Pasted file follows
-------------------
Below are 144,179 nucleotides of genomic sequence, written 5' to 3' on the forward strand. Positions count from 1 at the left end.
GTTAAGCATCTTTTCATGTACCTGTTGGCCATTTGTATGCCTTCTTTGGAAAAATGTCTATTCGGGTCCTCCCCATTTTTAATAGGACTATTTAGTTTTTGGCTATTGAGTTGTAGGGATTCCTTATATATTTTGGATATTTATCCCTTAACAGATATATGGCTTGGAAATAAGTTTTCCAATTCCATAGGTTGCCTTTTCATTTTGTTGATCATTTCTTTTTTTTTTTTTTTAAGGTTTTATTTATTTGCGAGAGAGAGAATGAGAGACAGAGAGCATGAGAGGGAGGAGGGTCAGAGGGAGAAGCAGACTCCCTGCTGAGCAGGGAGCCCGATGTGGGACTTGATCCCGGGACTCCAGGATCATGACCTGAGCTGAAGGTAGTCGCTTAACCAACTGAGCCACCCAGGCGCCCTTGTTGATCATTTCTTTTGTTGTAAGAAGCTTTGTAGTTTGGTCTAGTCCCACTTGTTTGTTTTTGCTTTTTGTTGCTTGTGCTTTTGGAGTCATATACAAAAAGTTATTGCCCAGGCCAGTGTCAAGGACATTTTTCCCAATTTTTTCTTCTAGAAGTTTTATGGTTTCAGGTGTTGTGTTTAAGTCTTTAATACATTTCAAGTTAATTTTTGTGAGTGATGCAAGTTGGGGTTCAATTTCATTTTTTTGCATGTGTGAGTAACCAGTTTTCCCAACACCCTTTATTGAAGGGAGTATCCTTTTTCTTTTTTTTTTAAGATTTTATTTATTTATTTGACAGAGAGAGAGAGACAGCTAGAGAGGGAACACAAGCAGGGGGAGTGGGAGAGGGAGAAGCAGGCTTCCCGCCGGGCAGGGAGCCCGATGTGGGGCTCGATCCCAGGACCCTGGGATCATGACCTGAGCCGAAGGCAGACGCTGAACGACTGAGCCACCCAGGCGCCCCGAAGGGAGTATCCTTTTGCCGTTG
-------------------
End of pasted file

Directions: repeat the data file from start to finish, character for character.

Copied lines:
Below are 144,179 nucleotides of genomic sequence, written 5' to 3' on the forward strand. Positions count from 1 at the left end.
GTTAAGCATCTTTTCATGTACCTGTTGGCCATTTGTATGCCTTCTTTGGAAAAATGTCTATTCGGGTCCTCCCCATTTTTAATAGGACTATTTAGTTTTTGGCTATTGAGTTGTAGGGATTCCTTATATATTTTGGATATTTATCCCTTAACAGATATATGGCTTGGAAATAAGTTTTCCAATTCCATAGGTTGCCTTTTCATTTTGTTGATCATTTCTTTTTTTTTTTTTTTAAGGTTTTATTTATTTGCGAGAGAGAGAATGAGAGACAGAGAGCATGAGAGGGAGGAGGGTCAGAGGGAGAAGCAGACTCCCTGCTGAGCAGGGAGCCCGATGTGGGACTTGATCCCGGGACTCCAGGATCATGACCTGAGCTGAAGGTAGTCGCTTAACCAACTGAGCCACCCAGGCGCCCTTGTTGATCATTTCTTTTGTTGTAAGAAGCTTTGTAGTTTGGTCTAGTCCCACTTGTTTGTTTTTGCTTTTTGTTGCTTGTGCTTTTGGAGTCATATACAAAAAGTTATTGCCCAGGCCAGTGTCAAGGACATTTTTCCCAATTTTTTCTTCTAGAAGTTTTATGGTTTCAGGTGTTGTGTTTAAGTCTTTAATACATTTCAAGTTAATTTTTGTGAGTGATGCAAGTTGGGGTTCAATTTCATTTTTTTGCATGTGTGAGTAACCAGTTTTCCCAACACCCTTTATTGAAGGGAGTATCCTTTTTCTTTTTTTTTTAAGATTTTATTTATTTATTTGACAGAGAGAGAGAGACAGCTAGAGAGGGAACACAAGCAGGGGGAGTGGGAGAGGGAGAAGCAGGCTTCCCGCCGGGCAGGGAGCCCGATGTGGGGCTCGATCCCAGGACCCTGGGATCATGACCTGAGCCGAAGGCAGACGCTGAACGACTGAGCCACCCAGGCGCCCCGAAGGGAGTATCCTTTTGCCGTTG